Norway attacks: Breivik 'had other targets'
The man who admitted the bomb and gun attacks which rocked Norway has said under interrogation he had other targets, police say.
Anders Behring Breivik was questioned for 10 hours on Friday to verify details from previous sessions and answer new points.
Police would not confirm reports that he had also wanted to attack the palace and Labour Party headquarters.
Funerals have begun for the 77 people killed in the attacks.
Mr Breivik, an anti-Muslim extremist who blamed Labour for increased immigration, is believed to have single-handedly shot dead 69 people at a party summer camp on the island of Utoeya, hours after killing eight with a car bomb near government buildings in central Oslo.
The attacks on Friday 22 July traumatised Norway, one of the most politically stable and tolerant states in Europe.
'Several projects of different scale'
Police lawyer Paal-Fredrik Hjort Kraby said the suspect had talked about other targets.
"In general, I would say that he had in his plans other targets but on this day it was only these two which were successful," he told reporters on Saturday.
He described Mr Breivik as "more than willing to co-operate... more than willing to explain himself".
Without citing its sources, Norwegian tabloid Verdens Gang reported that the suspect had considered attacking the royal palace because of its symbolic value, and Labour HQ because of his loathing for the party.
On Friday, Mr Breivik's lawyer, Geir Lippestad, told Aftenposten newspaper that his client had harboured "several projects of different scale for that Friday".
"Things happened that day, which I don't want to go into, which meant events unfolded differently from what he had planned," he added.
He said his client continued to show no remorse, saying the killings were "a necessary act... a war against the rule by Muslims".
Police are believed to have been checking targets identified by Mr Breivik in his manifesto, which outlines both his extremist ideas and details his preparations for attacks.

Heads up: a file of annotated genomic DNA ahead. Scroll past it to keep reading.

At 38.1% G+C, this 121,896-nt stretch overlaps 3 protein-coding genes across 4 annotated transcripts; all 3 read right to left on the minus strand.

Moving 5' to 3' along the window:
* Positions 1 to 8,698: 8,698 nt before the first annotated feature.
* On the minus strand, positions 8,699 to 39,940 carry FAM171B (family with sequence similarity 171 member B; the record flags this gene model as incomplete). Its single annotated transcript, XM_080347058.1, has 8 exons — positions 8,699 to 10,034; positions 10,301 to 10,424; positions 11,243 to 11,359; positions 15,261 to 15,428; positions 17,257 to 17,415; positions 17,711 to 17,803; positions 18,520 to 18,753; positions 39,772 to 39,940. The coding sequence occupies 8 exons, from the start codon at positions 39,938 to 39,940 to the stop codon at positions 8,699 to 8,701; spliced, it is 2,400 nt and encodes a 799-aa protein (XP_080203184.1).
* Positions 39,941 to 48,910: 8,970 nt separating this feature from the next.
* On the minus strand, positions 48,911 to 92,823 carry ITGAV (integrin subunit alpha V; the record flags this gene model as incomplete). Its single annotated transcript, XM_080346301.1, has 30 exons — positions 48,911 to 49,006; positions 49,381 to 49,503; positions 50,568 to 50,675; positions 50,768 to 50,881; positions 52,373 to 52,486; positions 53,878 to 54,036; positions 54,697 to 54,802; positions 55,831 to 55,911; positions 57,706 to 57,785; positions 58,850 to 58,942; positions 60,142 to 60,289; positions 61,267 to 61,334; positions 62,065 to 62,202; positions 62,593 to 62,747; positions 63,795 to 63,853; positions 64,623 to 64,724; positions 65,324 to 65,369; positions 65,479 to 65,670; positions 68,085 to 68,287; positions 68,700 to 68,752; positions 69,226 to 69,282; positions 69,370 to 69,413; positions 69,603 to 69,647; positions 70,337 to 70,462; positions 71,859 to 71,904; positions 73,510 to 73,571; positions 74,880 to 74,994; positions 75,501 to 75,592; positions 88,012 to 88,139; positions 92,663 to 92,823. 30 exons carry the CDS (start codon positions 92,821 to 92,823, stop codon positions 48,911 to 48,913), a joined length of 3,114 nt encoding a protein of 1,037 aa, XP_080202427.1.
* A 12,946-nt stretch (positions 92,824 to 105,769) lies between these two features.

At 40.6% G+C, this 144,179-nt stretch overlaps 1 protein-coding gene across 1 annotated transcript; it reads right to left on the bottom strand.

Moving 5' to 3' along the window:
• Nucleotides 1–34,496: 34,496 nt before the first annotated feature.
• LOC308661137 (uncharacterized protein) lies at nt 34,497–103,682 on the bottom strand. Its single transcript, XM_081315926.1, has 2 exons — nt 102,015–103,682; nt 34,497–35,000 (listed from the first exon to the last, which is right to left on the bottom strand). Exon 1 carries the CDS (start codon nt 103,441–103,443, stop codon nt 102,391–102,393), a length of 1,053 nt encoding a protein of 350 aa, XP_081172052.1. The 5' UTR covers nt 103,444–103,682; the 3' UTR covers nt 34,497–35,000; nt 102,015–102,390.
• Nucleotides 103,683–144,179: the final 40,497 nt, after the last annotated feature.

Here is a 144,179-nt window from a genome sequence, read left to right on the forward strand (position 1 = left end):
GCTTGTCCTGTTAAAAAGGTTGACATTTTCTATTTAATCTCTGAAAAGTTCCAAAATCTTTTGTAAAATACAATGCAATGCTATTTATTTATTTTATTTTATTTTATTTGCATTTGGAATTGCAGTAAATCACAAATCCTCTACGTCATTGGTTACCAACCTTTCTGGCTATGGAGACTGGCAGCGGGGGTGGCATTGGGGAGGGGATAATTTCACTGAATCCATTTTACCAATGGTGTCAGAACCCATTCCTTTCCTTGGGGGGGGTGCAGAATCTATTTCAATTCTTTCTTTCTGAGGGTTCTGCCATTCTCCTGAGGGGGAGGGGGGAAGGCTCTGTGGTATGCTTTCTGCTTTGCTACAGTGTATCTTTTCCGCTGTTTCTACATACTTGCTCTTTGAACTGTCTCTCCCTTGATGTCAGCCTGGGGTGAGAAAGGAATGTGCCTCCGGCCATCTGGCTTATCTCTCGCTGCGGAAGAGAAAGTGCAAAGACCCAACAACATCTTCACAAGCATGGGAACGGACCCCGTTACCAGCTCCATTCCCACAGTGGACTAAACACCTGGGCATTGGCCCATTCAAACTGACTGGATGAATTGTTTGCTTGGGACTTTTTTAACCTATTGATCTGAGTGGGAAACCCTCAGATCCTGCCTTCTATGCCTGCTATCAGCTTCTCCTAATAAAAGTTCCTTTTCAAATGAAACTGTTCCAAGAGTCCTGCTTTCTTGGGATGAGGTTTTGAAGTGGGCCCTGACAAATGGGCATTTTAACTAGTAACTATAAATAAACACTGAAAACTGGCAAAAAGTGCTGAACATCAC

Huge demand for flowers
Such has been the demand for roses to mourn the victims nationwide, that the government has suspended duty on foreign imports of the flower until Tuesday.
A memorial concert at Oslo's cathedral on Saturday featured the Norwegian Broadcasting Corporation Symphony Orchestra and some of Norway's best-known recording artists.
Families of the victims, rescue personnel and health personnel were invited to the concert, which Crown Prince Haakon and his aunt Princess Astrid also attended.
Friday saw the first two funerals: of 18-year-old Bano Rashid, who was buried near Oslo, and of Ismail Haji Ahmed, 19, in the south-western town of Hamar.
Foreign Minister Jonas Gahr Stoere travelled to the Nesodden peninsula to attend the funeral of Ms Rashid, a Kurdish immigrant from Iraq.
Both victims were killed on Utoeya, where young members of the Labour Party had been attending an annual summer camp.
Memorial ceremonies were also held in churches and mosques and at non-religious gatherings around the country.
Norway plans to set up an independent "July 22 Commission" to examine the attacks, including investigating whether police reacted too slowly to the shootings at Utoeya.
A court has appointed two psychiatrists to try to examine Mr Breivik's actions, with a mandate to report back by 1 November. His lawyer has said he is probably insane.